He elaborates, “Treatment with Suboxone allows stabilization of opioid receptors so that patients can make changes in their lifestyle to allow ultimate recovery rather than cycles of relapse. Medications should be coupled with treatment approaches (like therapy, exercise, relaxation strategies, spiritual connections, sleep, good nutrition, and overall self-care), so that when they do get stressed or encounter triggers, they can employ healthy coping mechanisms and avoid relapse.”

Recent scientific recommendations suggest that patients should be on medications like buprenorphine as long as they need to be. There is no rush to come off them.[10]

Each individual can decide how long they need to be on Suboxone. While it is generally recommended that patients remain on these medications for months at the very least to make sure they are very stable, some patients may only need a few months of therapy while others may need years or even life long treatment. 

Misconception #5: If you use Suboxone, you are not “sober”. 

Suboxone is technically an opioid, meaning that it works on the same receptors triggered by drugs like heroin and OxyContin. This means that there can be some degree of physical dependence on Suboxone, particularly over time.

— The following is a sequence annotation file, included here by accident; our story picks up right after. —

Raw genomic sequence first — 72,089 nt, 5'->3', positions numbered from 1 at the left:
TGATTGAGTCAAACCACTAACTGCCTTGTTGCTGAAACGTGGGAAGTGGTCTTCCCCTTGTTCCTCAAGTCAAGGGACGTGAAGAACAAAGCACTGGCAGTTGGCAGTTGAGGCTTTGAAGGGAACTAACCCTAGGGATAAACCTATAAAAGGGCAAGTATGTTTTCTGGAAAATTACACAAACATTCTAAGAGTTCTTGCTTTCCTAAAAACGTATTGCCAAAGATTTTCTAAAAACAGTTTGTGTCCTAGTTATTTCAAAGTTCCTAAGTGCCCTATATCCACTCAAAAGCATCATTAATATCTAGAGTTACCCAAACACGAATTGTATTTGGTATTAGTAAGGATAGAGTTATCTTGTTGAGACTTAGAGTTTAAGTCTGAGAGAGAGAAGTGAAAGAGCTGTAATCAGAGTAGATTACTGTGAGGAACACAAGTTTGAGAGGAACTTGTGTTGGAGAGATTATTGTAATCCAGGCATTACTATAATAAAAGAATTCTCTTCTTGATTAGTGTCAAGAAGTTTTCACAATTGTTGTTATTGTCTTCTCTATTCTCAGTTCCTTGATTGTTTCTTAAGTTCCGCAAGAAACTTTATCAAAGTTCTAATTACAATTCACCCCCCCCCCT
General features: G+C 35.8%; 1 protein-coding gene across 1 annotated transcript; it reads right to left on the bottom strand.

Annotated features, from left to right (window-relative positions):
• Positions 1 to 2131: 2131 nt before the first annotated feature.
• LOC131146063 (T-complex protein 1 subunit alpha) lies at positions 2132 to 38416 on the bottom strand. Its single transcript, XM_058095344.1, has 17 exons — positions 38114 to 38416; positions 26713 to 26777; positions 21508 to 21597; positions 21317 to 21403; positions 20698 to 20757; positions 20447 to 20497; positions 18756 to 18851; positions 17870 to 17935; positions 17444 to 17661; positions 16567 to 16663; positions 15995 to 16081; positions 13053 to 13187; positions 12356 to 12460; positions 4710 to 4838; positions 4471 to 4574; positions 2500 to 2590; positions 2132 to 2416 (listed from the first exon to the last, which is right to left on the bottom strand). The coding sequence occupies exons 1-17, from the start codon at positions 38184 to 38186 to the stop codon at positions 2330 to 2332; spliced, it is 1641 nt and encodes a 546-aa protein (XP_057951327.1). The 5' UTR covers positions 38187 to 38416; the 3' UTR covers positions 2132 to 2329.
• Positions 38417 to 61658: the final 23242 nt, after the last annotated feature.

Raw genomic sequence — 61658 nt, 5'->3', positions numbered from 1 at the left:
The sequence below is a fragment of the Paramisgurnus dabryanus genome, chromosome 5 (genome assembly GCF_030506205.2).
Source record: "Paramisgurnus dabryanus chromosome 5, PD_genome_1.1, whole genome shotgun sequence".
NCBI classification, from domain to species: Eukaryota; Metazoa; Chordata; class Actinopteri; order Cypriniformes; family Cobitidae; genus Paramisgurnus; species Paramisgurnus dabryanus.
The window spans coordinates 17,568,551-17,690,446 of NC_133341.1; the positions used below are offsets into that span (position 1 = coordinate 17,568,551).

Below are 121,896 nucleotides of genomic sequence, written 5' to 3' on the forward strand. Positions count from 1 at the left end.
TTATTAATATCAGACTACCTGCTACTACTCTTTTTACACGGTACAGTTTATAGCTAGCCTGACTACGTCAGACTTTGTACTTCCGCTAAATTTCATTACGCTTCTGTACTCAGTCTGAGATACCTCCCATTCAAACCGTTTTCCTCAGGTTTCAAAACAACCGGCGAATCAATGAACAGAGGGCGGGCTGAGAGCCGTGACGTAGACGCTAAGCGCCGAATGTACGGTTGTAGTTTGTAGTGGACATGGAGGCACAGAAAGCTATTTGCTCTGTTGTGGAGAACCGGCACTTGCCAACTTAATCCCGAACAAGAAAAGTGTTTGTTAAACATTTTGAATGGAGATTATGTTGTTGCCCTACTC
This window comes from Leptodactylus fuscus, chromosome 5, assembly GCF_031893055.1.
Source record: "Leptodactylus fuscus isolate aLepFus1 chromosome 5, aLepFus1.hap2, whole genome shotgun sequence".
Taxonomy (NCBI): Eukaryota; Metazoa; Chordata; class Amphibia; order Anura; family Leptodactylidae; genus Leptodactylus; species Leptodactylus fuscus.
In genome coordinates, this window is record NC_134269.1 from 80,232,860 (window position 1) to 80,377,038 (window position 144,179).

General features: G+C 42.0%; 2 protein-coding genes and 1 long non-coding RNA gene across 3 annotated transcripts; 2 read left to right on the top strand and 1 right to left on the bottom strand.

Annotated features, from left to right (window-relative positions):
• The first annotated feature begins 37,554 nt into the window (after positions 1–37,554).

Addiction is a chronic disease of brain chemistry. People using Suboxone are treating their addiction and amending chemical imbalances. They rarely feel altered or “high
on their medication. Instead, they just feel normal, and are able to work on their recovery, and participate positively in their communities.

Many people are on psycho-active medications that have the potential to cause some degree of dependence. For example, anti-anxiety medications, antidepressants, antipsychotics, etc. all cause some degree of dependence, yet we do not tell people on these medications that they are “not sober”. Instead, we actually applaud them for getting the help they need. The addiction community agrees that we need to re-appraise the way we think about Suboxone and MAT similarly. 

Misconception #6: People misuse their Suboxone.